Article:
13/04/2008 Kingston Park            Premiership               L8-13

16/11/2008 Kingston Park            Premiership               L8-24

20/02/2010 Kingston Park            Premiership               D12-12

25/09/2010 Kingston Park            Premiership               L12-46

18/02/2012 Kingston Park            Premiership               W19-10

 

 

Dean Richards has sprung a selection surprise on the Falcons’ return to league action by leaving Will Welch on the bench, going with a back row of Dom Barrow, Mark Wilson and Ally Hogg. Alex Tait, Tom Catterick, Rory Clegg, Mike Blair and Carlo del Fava return, and Danny Barnes is in the team for the first time since Sale in September. Oliver Tomaszczyk also gets a start, with Grant Shiells remaining among the replacements.

 

Falcons: 15 Alex Tait, 14 Tom Catterick, 13 Danny Barnes, 12 Adam Powell, 11 Ryan Shortland, 10 Rory Clegg, 9 Mike Blair, 1 Rob Vickers, 2 Scott Lawson, 3 Oliver Tomaszczyk, 4 Carlo del Fava, 5 Fraser McKenzie, 6 Dom Barrow, 7 Mark Wilson, 8 Ally Hogg (c).

 

Replacements: 16 George McGuigan, 17 Grant Shiells, 18 Kieran Brookes, 19 Scott MacLeod, 20 Will Welch, 21 Warren Fury, 22 Phil Godman, 23 James Fitzpatrick.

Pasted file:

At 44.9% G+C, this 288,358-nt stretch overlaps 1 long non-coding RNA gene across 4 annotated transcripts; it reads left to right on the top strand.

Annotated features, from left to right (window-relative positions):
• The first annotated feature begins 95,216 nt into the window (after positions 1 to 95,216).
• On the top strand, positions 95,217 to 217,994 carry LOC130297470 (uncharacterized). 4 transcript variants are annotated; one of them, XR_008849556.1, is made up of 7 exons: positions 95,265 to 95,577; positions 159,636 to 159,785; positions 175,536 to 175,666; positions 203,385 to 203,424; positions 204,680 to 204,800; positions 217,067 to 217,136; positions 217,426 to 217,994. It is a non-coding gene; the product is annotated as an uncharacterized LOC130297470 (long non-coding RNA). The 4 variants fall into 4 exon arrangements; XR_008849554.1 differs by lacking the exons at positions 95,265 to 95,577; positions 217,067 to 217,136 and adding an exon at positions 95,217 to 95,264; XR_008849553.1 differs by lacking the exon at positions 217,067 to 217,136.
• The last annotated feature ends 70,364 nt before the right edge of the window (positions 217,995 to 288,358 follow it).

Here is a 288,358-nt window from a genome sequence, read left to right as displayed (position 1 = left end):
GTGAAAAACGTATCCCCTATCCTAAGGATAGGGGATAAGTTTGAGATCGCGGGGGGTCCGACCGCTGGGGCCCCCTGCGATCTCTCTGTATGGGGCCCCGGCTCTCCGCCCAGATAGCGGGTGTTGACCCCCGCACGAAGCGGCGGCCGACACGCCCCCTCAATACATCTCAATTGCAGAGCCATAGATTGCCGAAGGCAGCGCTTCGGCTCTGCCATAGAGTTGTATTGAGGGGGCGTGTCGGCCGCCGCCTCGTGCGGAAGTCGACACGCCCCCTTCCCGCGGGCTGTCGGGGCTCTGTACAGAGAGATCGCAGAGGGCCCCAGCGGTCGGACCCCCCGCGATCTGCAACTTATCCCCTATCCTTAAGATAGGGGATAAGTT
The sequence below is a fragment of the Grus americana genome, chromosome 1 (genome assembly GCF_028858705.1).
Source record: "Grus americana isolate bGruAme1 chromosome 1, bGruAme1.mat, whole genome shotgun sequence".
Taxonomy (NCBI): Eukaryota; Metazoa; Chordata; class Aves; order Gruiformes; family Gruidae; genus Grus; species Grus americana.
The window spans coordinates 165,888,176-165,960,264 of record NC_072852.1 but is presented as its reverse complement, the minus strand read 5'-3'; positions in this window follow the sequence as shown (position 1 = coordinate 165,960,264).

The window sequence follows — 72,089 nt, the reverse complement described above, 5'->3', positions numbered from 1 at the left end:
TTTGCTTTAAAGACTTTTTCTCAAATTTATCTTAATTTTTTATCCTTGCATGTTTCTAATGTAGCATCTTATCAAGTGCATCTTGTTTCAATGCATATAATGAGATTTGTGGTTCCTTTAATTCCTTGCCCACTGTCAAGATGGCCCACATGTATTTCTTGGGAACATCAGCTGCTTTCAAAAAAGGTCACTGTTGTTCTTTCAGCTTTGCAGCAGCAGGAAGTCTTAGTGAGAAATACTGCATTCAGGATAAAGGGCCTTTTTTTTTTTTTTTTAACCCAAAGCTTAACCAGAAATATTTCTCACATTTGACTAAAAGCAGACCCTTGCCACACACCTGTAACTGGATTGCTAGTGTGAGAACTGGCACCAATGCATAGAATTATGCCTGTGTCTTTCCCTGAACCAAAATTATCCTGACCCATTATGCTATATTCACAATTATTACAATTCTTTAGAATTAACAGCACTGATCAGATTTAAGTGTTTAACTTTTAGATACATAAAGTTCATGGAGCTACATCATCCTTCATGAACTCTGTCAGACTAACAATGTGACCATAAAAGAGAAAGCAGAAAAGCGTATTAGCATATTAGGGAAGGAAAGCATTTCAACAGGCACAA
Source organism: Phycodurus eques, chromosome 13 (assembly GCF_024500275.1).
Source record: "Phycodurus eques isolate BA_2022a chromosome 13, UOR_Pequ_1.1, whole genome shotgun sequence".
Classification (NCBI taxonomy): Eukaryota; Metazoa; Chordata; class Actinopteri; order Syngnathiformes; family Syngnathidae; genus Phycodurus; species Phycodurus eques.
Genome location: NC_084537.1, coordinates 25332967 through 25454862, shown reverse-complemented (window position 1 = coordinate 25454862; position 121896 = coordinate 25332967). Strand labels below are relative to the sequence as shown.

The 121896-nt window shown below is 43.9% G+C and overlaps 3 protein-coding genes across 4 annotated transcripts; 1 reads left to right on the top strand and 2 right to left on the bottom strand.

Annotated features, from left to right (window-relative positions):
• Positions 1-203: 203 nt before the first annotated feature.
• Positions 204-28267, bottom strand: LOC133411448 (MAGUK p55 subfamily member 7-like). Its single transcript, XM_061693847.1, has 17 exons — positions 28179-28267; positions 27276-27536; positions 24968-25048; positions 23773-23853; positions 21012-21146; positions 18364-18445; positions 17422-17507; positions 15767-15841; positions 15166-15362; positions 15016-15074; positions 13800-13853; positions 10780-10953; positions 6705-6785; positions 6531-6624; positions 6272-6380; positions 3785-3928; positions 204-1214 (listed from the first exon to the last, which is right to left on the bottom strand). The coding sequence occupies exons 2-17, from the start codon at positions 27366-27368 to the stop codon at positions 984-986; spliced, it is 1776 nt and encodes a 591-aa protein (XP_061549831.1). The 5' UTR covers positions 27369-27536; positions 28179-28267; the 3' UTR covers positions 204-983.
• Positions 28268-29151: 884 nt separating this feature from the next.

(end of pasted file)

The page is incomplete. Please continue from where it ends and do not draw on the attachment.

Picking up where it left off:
London Irish include the younger Mayhew on the bench, which he warms with Geraghty, but we will face another pacy backline on Sunday that will test our defence. However, while recent 64-cap recruit Ian Gough from Wales lends massive experience to the Irish pack, we will not have to consider rumoured temporary signing James O’Connor this weekend.

 

London Irish: 15 Topsy Ojo, 14. Alex Lewington, 13.Fergus Mulchrone, 12. Eamonn Sheridan, 11 Sailosi Tagicakibau, 10. Ian Humphreys, 9. Tomás O’Leary, 1 John Yapp, 2 David Paice, 3. Leo Halavatau, 4 George Skivington (c), 5 Ian Gough, 6 Blair Cowan, 7 Ofisa Treviranus, 8. Chris Hala’ufia.

 

Replacements: 16 Mike Mayhew, 17 Matt Parr, 18 Jamie Hagan, 19 Bryn Evans, 20 Jebb Sinclair, 21 Guy Armitage, 22 Shane Geraghty, 23 Darren Allinson.

 

 

Facing Exeter away, Harlequins away and Leicester at home respectively, we might expect Worcester, Sale and perhaps Wasps too to lose this weekend, so a win over Irish would be a real boost to our chances of staying up if these results came off too. More than that, a first home win of the season would be a morale boost around the place too, and no team better to get it against than a relegation rival.

 

 

(Follow The South Stand Choir on Twitter: @SouthStandChoir)

 

Brive 2013

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Well, I’ve just about got the ringing out of me ears after last night’s game. Honestly, in 17 years of watching the Falcons I don’t think I’ve ever heard a crowd as loud as Brive’s for this match. Whipped up by a band and several drummers, they were quite mad.

 

For away players, I imagine it is quite intimidating, and for the officials too no doubt. Certainly I’ve never seen such heckling for a decision against a home team. It was probably one notch below ‘violent’ and made the Shed look like a Kindergarten.